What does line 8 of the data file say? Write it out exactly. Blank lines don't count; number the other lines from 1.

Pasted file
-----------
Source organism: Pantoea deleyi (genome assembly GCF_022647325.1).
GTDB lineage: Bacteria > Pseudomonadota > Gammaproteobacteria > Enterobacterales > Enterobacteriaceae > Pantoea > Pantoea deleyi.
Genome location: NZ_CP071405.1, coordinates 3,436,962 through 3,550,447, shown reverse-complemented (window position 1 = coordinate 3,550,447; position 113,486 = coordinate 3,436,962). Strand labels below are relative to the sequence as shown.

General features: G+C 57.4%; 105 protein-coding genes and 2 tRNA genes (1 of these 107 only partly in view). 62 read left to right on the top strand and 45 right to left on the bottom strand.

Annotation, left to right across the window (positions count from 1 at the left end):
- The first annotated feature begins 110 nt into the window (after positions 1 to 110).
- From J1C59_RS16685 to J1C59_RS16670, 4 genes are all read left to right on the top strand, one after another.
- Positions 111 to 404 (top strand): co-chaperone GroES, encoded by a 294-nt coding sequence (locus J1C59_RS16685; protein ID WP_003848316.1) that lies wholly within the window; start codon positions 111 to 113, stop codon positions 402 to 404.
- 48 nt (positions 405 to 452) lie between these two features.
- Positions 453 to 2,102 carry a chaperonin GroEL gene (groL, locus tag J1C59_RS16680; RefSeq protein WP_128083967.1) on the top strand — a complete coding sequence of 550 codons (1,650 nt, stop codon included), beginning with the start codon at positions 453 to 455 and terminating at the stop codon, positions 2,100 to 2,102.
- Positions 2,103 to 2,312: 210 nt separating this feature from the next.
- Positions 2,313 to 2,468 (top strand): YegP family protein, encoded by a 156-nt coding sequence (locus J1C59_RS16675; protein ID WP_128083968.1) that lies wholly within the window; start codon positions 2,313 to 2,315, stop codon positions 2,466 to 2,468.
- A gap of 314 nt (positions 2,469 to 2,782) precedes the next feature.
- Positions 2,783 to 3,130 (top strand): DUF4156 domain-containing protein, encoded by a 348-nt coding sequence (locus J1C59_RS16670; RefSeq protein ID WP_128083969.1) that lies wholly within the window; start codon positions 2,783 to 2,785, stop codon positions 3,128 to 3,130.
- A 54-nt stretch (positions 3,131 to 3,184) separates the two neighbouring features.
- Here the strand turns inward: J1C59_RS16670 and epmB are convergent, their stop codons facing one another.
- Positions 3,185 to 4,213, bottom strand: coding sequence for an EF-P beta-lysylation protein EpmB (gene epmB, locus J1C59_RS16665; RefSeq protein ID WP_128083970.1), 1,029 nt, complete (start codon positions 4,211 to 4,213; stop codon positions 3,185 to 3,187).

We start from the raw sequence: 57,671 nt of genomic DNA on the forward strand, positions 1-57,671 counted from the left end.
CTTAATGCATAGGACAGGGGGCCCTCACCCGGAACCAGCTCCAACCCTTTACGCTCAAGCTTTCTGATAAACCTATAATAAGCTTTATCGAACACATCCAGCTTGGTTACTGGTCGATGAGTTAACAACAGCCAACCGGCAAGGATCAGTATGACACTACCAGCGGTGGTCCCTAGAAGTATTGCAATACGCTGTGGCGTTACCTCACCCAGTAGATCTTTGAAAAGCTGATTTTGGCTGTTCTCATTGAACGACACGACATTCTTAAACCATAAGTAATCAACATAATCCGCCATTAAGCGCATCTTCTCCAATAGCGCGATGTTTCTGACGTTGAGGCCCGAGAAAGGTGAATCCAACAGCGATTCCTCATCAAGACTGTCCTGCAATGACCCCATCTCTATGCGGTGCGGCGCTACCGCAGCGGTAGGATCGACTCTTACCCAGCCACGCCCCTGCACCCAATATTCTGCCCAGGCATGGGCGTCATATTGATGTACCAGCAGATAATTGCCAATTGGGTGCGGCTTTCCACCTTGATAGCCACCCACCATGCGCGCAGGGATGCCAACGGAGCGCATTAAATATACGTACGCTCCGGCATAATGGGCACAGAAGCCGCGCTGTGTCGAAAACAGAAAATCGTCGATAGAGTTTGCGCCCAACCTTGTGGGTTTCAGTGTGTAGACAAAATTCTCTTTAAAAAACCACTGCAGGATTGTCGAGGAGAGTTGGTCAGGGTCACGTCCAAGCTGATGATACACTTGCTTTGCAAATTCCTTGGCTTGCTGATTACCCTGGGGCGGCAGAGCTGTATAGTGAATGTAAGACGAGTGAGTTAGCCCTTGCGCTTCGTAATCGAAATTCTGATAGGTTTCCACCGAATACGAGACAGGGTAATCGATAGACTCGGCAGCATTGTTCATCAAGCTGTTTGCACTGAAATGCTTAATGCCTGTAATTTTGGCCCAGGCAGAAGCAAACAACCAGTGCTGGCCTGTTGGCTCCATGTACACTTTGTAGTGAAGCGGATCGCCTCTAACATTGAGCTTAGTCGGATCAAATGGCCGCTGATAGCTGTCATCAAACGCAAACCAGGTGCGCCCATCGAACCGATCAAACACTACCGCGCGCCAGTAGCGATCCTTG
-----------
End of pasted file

- Positions 111 to 404 (top strand): co-chaperone GroES, encoded by a 294-nt coding sequence (locus J1C59_RS16685; protein ID WP_003848316.1) that lies wholly within the window; start codon positions 111 to 113, stop codon positions 402 to 404.